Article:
Duke trustees approve budget, football stadium upgrade
05/12/2014 2:17 PM
02/15/2015 11:19 AM
The Duke University Board of Trustees on Saturday approved the 2014-15 budget and improvements to Duke’s football stadium.
The trustees adopted a $2.2 billion operating budget for fiscal year 2014-15, a 1.5 percent increase, which provides for strategic investments in select programs and initiatives, according to a news release. The budget includes the School of Medicine and the School of Nursing, but excludes Duke Hospital and other clinical components of the Duke University Health System.
The operating budget, excluding externally sponsored research funds, calls for a drawdown of $56 million from available fund balances and reserves to address the anticipated difference between annual revenues and expenses.
The trustees also approved the fiscal year capital budget, which includes $322 million for major projects such as the new Student Health and Wellness Center and renovations to the West Union and the Rubenstein Rare Book and Manuscript Library.
The budget includes an anticipated 4.5 percent increase in institutional financial aid for undergraduates, to $136 million, which is above the previously announced 3.9 percent increase in the total cost of attendance (undergraduate tuition, room and board) for the 2014-15 academic year.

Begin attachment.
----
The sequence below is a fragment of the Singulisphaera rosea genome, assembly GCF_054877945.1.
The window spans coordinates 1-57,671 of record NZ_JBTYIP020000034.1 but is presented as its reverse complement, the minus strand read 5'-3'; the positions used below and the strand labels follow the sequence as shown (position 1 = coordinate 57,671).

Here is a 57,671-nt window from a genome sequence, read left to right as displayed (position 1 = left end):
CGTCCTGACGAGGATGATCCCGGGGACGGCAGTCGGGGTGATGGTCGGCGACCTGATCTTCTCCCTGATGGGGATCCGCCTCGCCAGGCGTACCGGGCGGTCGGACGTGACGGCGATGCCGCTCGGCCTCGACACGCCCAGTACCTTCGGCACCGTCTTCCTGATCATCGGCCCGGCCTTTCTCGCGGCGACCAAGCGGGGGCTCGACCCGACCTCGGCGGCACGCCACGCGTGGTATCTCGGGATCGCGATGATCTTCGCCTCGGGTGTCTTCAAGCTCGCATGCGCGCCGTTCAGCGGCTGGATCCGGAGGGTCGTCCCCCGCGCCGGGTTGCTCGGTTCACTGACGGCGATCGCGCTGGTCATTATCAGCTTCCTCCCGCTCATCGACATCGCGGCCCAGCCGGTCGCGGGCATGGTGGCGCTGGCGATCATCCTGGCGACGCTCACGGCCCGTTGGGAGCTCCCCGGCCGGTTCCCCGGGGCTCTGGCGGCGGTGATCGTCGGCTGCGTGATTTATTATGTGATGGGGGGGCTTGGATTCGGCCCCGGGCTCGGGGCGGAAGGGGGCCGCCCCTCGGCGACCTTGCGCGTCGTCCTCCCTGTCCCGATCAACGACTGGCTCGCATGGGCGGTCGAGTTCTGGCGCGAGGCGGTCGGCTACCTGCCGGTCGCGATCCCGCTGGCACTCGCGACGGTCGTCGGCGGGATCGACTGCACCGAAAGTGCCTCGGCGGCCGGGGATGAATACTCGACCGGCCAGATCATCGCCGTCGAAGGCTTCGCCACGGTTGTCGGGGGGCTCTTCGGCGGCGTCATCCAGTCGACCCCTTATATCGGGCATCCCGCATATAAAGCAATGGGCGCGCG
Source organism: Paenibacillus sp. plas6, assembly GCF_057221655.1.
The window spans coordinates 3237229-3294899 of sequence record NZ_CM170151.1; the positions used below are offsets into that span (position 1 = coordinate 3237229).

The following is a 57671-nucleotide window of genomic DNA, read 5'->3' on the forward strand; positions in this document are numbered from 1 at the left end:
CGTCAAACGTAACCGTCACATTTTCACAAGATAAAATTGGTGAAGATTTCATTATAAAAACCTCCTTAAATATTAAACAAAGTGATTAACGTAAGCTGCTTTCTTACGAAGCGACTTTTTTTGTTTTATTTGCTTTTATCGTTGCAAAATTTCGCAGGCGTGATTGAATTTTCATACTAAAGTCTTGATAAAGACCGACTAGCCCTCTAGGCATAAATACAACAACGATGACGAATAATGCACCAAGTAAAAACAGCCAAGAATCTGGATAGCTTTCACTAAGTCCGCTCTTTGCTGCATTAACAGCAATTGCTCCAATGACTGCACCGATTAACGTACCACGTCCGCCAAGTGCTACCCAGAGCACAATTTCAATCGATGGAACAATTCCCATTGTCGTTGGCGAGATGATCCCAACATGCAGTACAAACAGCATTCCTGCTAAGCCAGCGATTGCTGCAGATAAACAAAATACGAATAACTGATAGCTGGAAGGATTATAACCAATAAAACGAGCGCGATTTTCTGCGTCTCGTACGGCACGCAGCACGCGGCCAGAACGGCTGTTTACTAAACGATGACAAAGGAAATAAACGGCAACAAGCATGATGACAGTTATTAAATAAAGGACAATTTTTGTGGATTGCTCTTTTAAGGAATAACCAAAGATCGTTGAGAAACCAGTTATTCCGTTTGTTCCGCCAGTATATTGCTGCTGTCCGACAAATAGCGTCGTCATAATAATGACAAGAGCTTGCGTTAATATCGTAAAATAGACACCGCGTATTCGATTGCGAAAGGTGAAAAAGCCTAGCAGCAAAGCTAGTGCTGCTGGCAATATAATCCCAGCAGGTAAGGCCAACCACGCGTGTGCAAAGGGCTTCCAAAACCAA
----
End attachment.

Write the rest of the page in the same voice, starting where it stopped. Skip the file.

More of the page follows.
In addition, the university budget anticipates external support of $11 million from federal, state and other institutions for scholarships and need-based aid. About half of undergraduates receive financial support to attend Duke, the vast majority of which is need-based aid. The average aid awarded to need-based aid recipients in the current academic year was nearly $41,000.
Duke is among a handful of schools that maintains a need-blind admissions policy, under which the university accepts U.S. undergraduates based on their academic accomplishments and potential without regard to their ability to pay, and then meets all of their demonstrated financial need.
In other business, the trustees:• approved improvements to Wallace Wade Stadium. In the initial phase, the playing field will be lowered and new field-level seating will be added. The cost of this phase, which will be undertaken after the 2014 season, is estimated to be $15 million and will be funded by private contributions.
At a later date, the trustees will consider a plan to remove and replace the Finch-Yeager Building with a stadium press tower and to add structures to the east side of Wallace Wade, among other upgrades.• received strategic updates on the Sanford School of Public Policy from Dean Kelly Brownell and on ways the student body is changing from Dean of Undergraduate Education Steve Nowicki.
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